We spoke with Željko Cipriš, Professor of Japanese Studies at California’s University of the Pacific in Stockton, a city close to San Francisco. A New York publisher, Monthly Review Press, is about to bring out a selection from the works of Miroslav Krleža. Monthly Review Press is a notable publisher of socialist titles as well as of a magazine by the same name. It has published such classics—just to mention the most famous—as Monopoly Capital by Paul Baran and Paul Sweezy, and Labor and Monopoly Capital by Harry Braverman. Our source is a longtime professor of Japanese language and literature, and in the interview explains the motives for the publication in America of Krleža’s four stories, a one act play, a three-act play, and an autobiographical essay.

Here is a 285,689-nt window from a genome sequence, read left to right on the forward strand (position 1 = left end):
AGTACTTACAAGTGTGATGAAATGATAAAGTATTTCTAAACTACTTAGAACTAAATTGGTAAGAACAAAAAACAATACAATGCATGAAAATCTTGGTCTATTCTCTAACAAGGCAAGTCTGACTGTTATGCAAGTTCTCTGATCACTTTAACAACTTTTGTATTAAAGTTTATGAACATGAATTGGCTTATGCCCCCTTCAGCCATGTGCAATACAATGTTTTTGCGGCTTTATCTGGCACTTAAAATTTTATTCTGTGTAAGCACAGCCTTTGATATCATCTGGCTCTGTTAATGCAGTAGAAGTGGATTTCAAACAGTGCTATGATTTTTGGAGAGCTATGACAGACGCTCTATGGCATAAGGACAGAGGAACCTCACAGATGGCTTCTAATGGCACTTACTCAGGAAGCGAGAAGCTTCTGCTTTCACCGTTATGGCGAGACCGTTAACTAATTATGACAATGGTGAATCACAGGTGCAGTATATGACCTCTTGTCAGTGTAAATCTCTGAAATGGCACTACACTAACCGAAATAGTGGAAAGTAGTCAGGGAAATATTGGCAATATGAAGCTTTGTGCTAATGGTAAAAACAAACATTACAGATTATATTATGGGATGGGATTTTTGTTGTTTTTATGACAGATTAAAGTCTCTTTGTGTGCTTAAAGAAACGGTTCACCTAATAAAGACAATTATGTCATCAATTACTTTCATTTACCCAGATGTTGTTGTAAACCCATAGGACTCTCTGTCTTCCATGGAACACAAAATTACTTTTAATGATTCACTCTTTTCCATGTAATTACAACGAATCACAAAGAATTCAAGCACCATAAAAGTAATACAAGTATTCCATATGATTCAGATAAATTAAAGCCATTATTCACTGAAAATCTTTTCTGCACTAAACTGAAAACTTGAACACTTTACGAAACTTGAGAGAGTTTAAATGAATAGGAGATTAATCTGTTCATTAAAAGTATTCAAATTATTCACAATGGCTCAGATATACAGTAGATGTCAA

I’ve long been interested in left-wing writers. At the beginning of this century, I translated into English some works by a young Japanese man who worked in the 1920s, called Denji Kuroshima. Then I translated another Japanese radical writer, also a young man who was active in the 1920s and early 1930s, he is called Takiji Kobayashi. Then it finally occurred to me that I could translate something by the young Krleža too. Krleža is five years older than Kurošima and ten years older than Kobayashi; all three are almost the same age, more or less the same generation as, for instance, Bertolt Brecht or Antonio Gramsci. The seven of Krleža’s texts that I’ve chosen are all written in the 1920s, in the light of the recently concluded World War I and the October Revolution: The Battle at Bistrica Lesna, Barrack 5B, Guardsman Jambrek, National Guardsmen Gebeš and Benčina Talk about Lenin, Finale: Attempt at a Five-Thousand-Year Synthesis, Death of Prostitute Maria, and The Glembays.